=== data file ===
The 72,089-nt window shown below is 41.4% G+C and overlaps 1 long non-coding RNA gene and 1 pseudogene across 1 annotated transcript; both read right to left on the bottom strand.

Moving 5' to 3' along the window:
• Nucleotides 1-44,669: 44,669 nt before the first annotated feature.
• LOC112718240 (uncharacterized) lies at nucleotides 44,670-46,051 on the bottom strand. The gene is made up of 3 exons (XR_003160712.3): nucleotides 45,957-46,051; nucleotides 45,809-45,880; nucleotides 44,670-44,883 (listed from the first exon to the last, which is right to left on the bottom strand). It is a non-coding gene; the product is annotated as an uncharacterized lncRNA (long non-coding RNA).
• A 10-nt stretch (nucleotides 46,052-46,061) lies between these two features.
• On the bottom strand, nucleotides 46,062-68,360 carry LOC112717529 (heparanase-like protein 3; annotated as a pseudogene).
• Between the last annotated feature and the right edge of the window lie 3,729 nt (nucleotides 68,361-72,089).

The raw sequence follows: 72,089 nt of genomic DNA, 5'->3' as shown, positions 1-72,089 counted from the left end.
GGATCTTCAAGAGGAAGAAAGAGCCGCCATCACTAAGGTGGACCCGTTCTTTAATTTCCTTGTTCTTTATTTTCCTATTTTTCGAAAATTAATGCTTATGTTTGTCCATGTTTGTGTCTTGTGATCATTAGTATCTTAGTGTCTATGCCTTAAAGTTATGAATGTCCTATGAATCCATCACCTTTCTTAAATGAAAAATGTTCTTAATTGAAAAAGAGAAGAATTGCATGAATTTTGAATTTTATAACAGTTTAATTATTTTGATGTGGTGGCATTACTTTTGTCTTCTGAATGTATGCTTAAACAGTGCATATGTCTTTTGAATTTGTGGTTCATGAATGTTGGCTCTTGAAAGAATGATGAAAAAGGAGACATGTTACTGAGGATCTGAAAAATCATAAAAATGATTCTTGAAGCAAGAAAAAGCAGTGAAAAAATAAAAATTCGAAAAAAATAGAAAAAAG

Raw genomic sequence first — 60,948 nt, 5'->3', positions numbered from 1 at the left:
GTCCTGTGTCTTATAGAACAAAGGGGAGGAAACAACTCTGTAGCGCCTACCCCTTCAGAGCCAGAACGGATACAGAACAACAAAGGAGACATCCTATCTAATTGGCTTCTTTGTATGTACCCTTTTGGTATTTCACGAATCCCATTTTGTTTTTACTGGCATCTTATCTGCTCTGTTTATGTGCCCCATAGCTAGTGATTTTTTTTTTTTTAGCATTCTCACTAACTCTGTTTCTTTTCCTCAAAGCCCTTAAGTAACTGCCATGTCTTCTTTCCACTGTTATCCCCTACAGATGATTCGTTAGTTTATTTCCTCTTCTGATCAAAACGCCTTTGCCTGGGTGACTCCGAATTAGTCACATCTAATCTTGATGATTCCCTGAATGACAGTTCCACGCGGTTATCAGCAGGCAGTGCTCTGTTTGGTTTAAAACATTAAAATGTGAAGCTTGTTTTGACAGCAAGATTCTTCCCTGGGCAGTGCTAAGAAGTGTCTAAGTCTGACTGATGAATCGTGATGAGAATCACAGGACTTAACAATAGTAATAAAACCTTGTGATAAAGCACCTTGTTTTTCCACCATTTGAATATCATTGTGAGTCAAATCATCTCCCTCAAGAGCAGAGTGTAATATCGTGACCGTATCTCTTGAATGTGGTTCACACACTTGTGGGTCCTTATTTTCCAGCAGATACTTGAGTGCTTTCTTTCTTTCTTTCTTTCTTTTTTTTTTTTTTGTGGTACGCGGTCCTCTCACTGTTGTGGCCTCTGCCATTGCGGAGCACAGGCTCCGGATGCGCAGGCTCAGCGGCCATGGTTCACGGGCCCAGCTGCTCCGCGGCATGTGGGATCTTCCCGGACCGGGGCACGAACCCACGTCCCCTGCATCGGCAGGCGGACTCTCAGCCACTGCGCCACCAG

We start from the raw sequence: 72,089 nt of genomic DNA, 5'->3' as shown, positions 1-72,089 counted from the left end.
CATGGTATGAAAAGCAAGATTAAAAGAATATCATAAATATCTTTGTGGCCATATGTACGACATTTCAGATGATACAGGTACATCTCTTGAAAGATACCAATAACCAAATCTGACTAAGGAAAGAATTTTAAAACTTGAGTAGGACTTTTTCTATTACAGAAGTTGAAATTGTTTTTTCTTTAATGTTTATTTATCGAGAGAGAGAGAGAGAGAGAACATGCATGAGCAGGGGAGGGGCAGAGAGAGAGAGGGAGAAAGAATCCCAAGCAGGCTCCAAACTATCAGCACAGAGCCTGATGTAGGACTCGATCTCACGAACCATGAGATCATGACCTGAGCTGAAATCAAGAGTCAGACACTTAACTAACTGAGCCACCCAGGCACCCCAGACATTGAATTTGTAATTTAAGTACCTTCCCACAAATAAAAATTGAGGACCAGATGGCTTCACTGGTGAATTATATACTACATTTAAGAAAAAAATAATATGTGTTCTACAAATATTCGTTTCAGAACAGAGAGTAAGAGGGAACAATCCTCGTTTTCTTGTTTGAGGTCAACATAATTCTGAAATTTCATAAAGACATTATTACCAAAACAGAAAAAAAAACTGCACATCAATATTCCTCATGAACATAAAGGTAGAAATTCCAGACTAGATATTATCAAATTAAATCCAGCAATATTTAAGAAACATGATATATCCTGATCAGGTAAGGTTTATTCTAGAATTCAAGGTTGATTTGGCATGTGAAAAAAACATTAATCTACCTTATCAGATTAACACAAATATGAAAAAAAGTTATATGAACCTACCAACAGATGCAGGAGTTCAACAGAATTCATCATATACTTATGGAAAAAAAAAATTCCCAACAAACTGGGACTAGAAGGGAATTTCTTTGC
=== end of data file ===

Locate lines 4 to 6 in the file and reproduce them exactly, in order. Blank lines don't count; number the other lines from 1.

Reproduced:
• LOC112718240 (uncharacterized) lies at nucleotides 44,670-46,051 on the bottom strand. The gene is made up of 3 exons (XR_003160712.3): nucleotides 45,957-46,051; nucleotides 45,809-45,880; nucleotides 44,670-44,883 (listed from the first exon to the last, which is right to left on the bottom strand). It is a non-coding gene; the product is annotated as an uncharacterized lncRNA (long non-coding RNA).
• A 10-nt stretch (nucleotides 46,052-46,061) lies between these two features.
• On the bottom strand, nucleotides 46,062-68,360 carry LOC112717529 (heparanase-like protein 3; annotated as a pseudogene).